Friday, November 19, 2021

History and discovery of terpenes

Terpenes are aromatic compounds found in many plants. The common plant sources of terpenes are tea, thyme, cannabis, Spanish sage, and citrus fruits (e.g., lemon, orange, mandarin). The term 'Terpene' is derived from the term 'turpentine'. They are responsible for the odor of pine trees and for the colors of carrots and tomatoes. β-Carotene, found in carrots, and vitamin A are both terpenes.

The essential oils were used in the ancient Egypt for various ceremonies. Camphor was introduced by Arabs around 11th century.

The method of getting plant essential oils via fatty extraction was identified by the early Middle Ages. The process of distillation of oils from rosemary and sage was described by Arnaud de Villanosa (1th century).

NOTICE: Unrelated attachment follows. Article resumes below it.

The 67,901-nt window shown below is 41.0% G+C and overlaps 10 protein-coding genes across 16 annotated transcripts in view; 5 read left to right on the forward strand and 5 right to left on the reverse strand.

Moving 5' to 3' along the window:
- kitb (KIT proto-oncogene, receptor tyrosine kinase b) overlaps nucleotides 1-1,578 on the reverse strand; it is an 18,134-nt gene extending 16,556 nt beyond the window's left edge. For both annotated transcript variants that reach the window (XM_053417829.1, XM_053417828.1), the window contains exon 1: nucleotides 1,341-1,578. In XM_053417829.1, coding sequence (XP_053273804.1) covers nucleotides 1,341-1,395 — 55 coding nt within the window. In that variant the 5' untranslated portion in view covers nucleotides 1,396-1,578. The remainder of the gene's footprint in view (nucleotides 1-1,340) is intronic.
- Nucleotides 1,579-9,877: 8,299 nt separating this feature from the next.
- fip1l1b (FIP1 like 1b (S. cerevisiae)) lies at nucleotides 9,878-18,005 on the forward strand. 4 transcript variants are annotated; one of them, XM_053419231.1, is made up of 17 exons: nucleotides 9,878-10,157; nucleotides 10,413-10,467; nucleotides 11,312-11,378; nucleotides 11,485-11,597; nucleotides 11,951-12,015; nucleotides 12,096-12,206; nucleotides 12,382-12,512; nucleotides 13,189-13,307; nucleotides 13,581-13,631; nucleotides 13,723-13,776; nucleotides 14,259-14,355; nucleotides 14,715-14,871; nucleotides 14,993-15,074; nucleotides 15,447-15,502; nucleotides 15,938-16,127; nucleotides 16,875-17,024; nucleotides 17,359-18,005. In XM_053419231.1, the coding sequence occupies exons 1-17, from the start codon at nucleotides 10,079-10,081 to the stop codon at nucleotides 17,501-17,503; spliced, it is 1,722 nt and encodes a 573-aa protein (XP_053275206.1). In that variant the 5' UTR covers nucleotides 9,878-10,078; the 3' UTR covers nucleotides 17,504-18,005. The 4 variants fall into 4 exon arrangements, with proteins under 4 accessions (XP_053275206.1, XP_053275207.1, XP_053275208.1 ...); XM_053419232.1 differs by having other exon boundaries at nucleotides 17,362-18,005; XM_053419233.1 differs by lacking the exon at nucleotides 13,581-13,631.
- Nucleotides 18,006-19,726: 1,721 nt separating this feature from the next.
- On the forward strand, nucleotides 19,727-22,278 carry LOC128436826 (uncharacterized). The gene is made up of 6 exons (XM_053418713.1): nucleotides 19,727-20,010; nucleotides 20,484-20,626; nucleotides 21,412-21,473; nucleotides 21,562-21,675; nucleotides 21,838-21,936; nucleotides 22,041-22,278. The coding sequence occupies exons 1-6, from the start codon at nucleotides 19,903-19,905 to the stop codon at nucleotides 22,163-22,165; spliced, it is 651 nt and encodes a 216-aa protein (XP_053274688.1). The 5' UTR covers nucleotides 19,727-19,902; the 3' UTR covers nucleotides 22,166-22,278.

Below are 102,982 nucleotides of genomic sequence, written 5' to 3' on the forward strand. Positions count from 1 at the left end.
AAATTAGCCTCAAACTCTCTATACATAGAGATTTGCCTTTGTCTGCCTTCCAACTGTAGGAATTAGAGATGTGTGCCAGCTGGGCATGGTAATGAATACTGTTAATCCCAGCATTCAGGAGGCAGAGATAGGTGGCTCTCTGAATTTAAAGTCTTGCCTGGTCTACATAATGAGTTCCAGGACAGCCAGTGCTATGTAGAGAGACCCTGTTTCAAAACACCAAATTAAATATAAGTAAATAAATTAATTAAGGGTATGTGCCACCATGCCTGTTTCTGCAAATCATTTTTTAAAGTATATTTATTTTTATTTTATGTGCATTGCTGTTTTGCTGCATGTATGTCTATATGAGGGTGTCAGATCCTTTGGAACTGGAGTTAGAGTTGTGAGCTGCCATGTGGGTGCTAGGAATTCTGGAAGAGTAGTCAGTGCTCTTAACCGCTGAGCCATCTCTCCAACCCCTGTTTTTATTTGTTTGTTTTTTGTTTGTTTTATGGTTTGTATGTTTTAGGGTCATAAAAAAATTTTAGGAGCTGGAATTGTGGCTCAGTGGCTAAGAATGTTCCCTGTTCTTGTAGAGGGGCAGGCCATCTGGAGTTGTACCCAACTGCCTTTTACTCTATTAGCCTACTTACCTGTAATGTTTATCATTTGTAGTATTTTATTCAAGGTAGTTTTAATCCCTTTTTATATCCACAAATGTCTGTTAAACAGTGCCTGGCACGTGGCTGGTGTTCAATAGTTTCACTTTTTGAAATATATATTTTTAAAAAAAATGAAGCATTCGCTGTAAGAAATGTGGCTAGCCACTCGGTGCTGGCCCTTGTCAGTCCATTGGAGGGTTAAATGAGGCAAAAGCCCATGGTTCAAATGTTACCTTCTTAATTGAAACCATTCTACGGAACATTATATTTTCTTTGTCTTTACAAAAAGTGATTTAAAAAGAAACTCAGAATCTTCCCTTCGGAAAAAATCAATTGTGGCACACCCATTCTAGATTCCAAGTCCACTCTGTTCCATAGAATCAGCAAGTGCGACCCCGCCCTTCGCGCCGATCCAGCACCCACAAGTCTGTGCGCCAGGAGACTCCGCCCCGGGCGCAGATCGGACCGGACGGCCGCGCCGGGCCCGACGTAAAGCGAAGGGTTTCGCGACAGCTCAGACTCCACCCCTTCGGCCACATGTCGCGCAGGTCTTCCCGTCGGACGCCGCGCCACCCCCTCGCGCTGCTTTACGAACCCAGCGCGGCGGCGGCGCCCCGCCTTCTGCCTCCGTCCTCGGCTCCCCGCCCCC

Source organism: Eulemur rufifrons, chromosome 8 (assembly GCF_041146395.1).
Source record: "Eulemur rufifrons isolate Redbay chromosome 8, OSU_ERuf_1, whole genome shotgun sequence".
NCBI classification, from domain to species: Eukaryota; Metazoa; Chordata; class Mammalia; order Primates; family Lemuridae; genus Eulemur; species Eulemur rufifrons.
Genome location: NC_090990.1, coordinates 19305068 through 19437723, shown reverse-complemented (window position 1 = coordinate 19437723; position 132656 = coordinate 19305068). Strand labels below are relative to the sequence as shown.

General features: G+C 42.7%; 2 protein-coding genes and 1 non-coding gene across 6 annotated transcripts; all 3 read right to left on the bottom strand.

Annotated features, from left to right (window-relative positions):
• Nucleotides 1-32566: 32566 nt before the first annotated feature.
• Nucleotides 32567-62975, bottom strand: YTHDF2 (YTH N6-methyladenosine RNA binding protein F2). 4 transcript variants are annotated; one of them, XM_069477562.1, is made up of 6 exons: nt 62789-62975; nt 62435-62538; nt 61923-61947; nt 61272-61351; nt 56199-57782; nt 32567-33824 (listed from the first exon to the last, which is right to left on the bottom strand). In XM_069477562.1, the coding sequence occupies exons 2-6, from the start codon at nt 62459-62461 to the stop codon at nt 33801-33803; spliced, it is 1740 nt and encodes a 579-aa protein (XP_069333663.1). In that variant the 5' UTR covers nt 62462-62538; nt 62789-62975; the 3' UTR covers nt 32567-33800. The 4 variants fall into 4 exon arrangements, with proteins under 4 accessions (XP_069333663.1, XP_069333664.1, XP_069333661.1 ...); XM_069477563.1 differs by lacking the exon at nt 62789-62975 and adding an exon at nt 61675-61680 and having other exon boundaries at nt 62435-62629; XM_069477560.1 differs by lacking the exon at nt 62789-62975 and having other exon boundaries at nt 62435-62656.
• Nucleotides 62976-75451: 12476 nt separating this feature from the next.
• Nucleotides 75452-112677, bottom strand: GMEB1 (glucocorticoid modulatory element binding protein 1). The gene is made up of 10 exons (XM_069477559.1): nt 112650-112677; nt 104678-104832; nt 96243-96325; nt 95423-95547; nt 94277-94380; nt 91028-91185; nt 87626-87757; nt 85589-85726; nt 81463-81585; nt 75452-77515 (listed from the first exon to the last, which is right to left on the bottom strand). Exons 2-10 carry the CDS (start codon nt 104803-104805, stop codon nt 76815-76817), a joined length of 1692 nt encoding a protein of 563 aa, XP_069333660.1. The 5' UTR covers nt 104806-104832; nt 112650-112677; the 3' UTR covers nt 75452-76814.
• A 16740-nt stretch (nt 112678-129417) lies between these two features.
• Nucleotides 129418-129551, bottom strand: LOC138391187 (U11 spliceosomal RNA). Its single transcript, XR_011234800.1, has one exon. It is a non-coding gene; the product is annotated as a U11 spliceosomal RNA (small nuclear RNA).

Analyses of oils obtained from plants started by French botanist Jacques-Julien Houtou de Labillardière in 1818. Dumas proposed the name ‘Terpene” derived from turpentine. In 1887, Otto Wallach proposed that isoprenoid unit (5C) is present always in terpenes.

When Otto Wallach began his systematic studies of the terpenes, he observed that individual terpene structures contained multiples of a 5-carbon unit that allowed them to be classified according to the number of such units they contained. The canonical C5 unit proved to be isoprene, which Wallach recognized as the core terpenoid structure.

The structure of camphor was discovered by Bredt in the year 1893, that of pinene via Wagner in year 1894 and that of citral by Tiemann in the year 1895.

The structure of beta carotene from carrot was isolated by Wackenrodder and its correct molecular formula was determined by Will Statter.
History and discovery of terpenes